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Saturday, 4 May 2013

Busted Ast? Dunera Boy's Astoria Typewriter Exposes Shipping Bruises

I hasten to add this AST-oria is not busted - far from it. In fact, it is working like a champion - despite the fact it has obviously received a rather nasty bang on its left eyebrow.  
It's a bright, sunny day here today - as can clearly be seen in the reflections off the shiny surface of this Astoria portable typewriter. It has been a long, sunny period for me as well, at least in terms of typewriters arriving from all parts without having suffered any damage in transit.
That I am experiencing a run of good fortune in this regard was reinforced by a 1939 letter I received relating to this Astoria. It reminds us that typewriters being damaged in transit is not something that has just arrived with the advent of eBay. It's been around a very long while:
The story of the Astoria's incredible journey from Austria to Australia can be seen here.
The Astoria (serial number A5676) is part of the "Euro Portable Family" and was made by the Societ├á Industriale Meccanica (SIM) in Turin. 
In 1939 Geoff Winter’s father escaped Austria alone, leaving his family behind him. His family perished under Nazi occupation.
Ernst Winter became one of the famous “Dunera Boys”.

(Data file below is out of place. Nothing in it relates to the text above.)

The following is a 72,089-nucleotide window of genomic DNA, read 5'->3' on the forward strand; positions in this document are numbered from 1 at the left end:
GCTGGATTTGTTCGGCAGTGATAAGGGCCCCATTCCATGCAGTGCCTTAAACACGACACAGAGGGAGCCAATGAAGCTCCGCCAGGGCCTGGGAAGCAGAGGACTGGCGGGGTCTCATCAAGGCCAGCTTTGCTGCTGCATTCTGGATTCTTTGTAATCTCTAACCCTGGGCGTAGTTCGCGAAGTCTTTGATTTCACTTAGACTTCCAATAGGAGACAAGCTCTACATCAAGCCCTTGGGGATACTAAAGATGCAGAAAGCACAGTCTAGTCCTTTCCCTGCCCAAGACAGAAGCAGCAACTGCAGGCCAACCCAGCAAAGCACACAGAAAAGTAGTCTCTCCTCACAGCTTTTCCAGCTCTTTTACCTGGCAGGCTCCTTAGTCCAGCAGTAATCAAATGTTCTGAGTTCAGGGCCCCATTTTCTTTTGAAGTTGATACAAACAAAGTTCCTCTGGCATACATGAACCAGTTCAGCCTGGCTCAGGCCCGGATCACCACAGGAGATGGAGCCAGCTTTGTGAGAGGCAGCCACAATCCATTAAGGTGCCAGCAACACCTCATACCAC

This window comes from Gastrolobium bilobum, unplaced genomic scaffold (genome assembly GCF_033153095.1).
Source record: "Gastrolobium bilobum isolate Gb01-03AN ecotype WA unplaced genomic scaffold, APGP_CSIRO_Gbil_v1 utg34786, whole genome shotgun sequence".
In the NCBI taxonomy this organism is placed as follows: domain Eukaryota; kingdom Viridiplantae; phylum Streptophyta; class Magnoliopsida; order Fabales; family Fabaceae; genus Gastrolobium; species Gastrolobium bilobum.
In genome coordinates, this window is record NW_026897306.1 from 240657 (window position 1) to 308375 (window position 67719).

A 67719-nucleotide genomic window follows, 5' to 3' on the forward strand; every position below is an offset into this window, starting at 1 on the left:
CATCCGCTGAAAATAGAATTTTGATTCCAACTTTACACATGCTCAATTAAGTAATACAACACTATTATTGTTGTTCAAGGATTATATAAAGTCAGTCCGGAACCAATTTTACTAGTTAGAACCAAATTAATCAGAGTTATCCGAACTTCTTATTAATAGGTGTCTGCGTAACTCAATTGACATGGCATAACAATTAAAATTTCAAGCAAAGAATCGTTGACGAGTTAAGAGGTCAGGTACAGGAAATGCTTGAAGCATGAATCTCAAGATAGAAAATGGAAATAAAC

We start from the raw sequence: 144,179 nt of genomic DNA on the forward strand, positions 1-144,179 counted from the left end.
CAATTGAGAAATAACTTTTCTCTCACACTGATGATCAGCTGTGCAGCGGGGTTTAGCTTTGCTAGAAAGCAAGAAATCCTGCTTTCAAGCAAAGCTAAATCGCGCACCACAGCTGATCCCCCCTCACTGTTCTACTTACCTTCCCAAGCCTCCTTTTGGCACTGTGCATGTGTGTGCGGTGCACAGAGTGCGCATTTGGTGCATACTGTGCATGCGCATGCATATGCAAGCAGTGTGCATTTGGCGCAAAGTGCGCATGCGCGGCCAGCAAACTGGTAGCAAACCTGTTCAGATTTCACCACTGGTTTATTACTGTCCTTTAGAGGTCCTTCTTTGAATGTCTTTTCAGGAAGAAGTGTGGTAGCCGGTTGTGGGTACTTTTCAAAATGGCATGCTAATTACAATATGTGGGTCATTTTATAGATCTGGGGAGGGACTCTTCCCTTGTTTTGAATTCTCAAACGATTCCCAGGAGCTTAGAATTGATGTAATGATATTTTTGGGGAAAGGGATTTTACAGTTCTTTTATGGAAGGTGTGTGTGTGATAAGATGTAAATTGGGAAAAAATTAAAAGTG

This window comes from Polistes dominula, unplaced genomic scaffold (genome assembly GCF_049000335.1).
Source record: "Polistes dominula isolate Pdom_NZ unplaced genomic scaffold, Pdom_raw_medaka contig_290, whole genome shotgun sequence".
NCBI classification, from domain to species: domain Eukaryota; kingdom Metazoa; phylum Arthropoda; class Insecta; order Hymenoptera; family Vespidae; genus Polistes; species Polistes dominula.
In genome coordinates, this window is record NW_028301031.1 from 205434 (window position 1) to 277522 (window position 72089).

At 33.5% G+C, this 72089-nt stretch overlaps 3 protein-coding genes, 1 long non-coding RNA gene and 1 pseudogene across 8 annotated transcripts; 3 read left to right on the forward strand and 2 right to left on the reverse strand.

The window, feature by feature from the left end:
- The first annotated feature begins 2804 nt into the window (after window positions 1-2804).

These men came to Australia from war-torn Europe in a troop transport turned "passenger ship" called the Dunera. Their internment and voyage is regarded as “one of the more notorious events of British maritime history”. On July 10, 1940, 2542 detainees, all classified as “enemy aliens”, boarded the Dunera in Liverpool. During the voyage to Australia, the internees’ possessions were rifled and subsequently the British government paid ₤35,000 to the Dunera victims in compensation. Happily, the Astoria survived this outrageous crime.
On arrival in Sydney on September 6, 1940, the detainees were transported by train 750km west to the rural town of Hay in the centre of New South Wales. After Japan attacked Pearl Harbor in December 1941, almost 2000 of these refugees from Nazi oppression were set free.
This pencil and crayon caricature, titled “Rosenbaum typing”, was drawn at the Dunera Boys’ internment camp at Tatura in Victoria by Fred Lowen in 1941.
FOOTNOTE: If Alan ("Son of a Dunera Boy"), who commented on the previous post about this typewriter, is out there and reads this, can he please contact either Geoff Winter or myself. We are trying to get in touch with you.
FOOTNOTE II: The first Australian report of a typewriter being damaged in transit appeared in The Argus in Melbourne on December 9, 1876. Alexander Kennedy Smith was the Mayor of Melbourne at the time. Kennedy Smith was one of the first men to import a typewriter into Australia. His typewriter was one of two Remingtons which arrived in Melbourne from San Francisco through Honolulu, Suva and Auckland aboard the steamship the “City of Adelaide” on November 24, 1876. The other was for W.H.Masters:

2 comments:

shordzi said...

Thanks for this post.

Alan M said...

Alan (Son of Dunera Boy.
My email is a.morgenroth@hotmail.com
I would be delighted to hear from you or Geoff!
Alan